AMMAN: When Abeer Saeed, 40 years old, and her family wanted a shawarma sandwich, they did not expect to end up in the local hospital. Saeed and her husband, two daughters and a niece live in Baqaa camp, the largest Palestinian refugee camp in Jordan.
Talking to Arab News from a hospital bed, she said that soon after eating the chicken shawarma, she felt feverish, with sharp pain and diarrhea. The same symptoms were experienced by all other family members as they headed to the local hospital only to find tens of others suffering from what was believed to be food poisoning.
Mohammad Abed, director of the local Prince Hussein hospital in Ain Al-Basha, told reporters that a 5-year-old child arrived at the hospital with major organ failure. A married man who was unable to find available hospital beds was sent home, but his condition deteriorated, and he passed away.
Prime Minister Omar Razzaz appointed a high-level investigative committee headed by several ministers, including Minister of Research and Higher Education Muhyieddeen Touq, president of the Jordan University of Science and Technology and deputy head of the Royal Scientific Society. The committee was given wide powers to investigate the cause of the problem and to recommend solutions.
Health Minister Saad Jaber said that the child, along with 700 others, had been affected by food poisoning after consuming contaminated chickens. The As-Salt attorney general’s office said that the owner of the warehouse that distributed the chickens has been remanded to the As-Salt prison for a week.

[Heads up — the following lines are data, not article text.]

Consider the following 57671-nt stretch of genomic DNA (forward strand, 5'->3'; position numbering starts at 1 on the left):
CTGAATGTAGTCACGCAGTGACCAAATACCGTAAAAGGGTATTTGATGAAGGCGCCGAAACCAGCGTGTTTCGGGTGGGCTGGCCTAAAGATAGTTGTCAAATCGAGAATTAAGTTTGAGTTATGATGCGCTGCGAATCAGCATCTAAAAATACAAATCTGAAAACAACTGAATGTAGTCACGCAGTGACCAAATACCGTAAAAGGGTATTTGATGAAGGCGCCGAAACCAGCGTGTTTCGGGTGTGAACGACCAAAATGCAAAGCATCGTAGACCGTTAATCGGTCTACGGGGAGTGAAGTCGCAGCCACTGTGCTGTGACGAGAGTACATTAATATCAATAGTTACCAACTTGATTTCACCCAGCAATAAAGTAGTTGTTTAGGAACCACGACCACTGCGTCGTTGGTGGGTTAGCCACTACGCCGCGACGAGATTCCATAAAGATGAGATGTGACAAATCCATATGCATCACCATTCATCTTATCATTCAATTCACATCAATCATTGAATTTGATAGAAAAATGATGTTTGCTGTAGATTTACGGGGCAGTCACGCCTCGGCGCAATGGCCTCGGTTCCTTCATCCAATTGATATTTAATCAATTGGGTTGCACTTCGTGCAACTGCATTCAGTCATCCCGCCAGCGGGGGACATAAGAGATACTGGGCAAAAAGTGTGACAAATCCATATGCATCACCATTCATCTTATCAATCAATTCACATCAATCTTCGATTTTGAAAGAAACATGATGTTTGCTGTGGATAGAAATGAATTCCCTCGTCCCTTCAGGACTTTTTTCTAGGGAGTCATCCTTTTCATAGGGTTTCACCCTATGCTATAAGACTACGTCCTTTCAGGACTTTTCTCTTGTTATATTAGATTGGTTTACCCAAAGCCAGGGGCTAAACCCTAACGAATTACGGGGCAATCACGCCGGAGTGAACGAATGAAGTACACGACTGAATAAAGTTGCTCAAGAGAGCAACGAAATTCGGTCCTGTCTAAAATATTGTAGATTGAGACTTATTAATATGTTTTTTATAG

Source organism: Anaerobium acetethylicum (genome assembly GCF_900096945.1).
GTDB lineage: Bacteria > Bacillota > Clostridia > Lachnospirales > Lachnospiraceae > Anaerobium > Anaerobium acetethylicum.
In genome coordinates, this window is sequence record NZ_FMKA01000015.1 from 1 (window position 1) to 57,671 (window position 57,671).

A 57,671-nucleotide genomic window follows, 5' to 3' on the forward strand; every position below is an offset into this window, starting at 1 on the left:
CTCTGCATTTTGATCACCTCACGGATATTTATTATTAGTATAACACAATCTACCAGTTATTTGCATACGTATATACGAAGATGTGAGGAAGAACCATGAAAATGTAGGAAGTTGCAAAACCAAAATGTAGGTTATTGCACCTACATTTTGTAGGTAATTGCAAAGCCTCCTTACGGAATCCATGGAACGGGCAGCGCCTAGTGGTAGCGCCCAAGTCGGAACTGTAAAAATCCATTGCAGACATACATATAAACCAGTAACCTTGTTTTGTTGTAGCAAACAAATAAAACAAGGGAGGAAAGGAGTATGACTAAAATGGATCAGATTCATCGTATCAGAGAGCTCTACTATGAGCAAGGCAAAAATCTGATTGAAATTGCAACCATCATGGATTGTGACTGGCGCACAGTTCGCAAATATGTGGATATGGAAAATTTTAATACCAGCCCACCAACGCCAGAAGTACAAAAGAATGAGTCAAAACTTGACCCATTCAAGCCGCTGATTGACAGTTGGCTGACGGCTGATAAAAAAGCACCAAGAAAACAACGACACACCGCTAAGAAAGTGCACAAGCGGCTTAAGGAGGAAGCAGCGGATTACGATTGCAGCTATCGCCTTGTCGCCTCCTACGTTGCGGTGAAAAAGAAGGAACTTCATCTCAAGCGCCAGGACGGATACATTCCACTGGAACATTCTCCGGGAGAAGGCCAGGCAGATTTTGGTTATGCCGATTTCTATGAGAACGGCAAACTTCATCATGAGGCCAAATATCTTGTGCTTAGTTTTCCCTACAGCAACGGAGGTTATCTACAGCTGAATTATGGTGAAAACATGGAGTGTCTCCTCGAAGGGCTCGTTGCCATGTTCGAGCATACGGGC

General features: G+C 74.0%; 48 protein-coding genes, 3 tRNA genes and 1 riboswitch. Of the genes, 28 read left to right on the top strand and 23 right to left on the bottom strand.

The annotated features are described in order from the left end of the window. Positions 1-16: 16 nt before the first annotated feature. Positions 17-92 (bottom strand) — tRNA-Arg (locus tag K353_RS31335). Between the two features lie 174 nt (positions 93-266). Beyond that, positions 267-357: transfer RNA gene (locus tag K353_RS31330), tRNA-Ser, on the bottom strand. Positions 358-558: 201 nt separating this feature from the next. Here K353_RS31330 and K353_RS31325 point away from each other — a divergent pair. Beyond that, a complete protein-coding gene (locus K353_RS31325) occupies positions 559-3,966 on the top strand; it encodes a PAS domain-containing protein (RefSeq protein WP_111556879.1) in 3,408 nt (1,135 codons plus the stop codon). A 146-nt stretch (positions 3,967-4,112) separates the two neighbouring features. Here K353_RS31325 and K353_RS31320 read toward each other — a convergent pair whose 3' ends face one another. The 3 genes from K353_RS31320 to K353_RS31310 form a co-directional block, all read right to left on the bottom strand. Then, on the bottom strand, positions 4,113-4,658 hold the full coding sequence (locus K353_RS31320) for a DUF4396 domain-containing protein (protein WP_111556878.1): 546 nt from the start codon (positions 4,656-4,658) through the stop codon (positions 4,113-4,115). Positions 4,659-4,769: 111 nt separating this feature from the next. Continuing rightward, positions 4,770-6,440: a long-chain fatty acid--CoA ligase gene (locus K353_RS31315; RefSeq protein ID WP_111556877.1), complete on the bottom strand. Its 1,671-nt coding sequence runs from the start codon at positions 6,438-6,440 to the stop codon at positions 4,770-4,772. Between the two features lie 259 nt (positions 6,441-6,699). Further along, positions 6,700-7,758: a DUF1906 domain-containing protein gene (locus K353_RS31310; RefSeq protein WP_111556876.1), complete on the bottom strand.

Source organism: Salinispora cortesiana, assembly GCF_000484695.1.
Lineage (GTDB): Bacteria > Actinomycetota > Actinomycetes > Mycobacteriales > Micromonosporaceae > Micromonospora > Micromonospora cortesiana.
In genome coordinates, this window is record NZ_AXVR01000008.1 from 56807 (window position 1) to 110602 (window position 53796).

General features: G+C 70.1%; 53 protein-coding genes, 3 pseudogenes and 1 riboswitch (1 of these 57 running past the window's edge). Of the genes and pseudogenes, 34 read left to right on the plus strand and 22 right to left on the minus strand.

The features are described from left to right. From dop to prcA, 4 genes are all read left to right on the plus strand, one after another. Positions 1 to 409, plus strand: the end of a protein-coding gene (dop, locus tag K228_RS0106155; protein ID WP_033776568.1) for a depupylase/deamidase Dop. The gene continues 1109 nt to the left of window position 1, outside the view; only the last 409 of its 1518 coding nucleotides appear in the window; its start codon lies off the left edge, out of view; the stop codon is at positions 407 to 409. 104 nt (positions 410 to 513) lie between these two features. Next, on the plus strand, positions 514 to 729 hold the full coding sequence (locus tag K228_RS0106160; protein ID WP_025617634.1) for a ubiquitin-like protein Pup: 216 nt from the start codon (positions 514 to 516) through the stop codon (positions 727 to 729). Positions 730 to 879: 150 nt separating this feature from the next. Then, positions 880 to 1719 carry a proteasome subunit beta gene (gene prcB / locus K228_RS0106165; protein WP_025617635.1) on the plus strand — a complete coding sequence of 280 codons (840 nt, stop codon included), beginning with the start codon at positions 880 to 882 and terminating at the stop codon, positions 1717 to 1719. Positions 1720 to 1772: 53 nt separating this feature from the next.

Nizar Mhaidat, head of Jordan’s Food and Drug Administration, said that lab tests showed that the uncooked chicken used for the shawarma sandwich was affected by Enterococcus faecalis and campylobacter/bacillus cereus bacteria.
Mhaidat said that food inspectors made 500 field visits in which 316 warnings were issued and 74 food enterprises were stopped. In addition, 23 locations were permanently closed with red wax as a result of serious food violations.
He added that 8,500 kg of unusable food have been destroyed and that 59 laboratory specimens were checked in locations throughout Jordan, concluding that the center involved in exporting meat and chicken was the main cause of the food poisoning in Baqaa. Jordan Food and Drug Administration officials confirm that they have no offices in the Baqaa area where the incidents occurred despite the fact that over 100,000 people live in a very cramped facility.
Senior health experts, however, have told Arab News that what happened was not food poisoning but rather contamination.
“What we have here is a clear case of food contamination, possibly as a result of a lack of supervision of the food chain,” a senior health source, who spoke on condition of anonymity, told Arab News.
The source said that Jordan’s food safety standards are compatible with international and, specifically, European standards. The problem appears to be with the partial relaxation of the supervision of the food chain, most likely because health inspectors are overburdened in managing the COVID-19 pandemic.
Medical experts in Jordan are confident that the current crisis will pass and that stricter supervision mechanisms will be installed to ensure that the public is protected.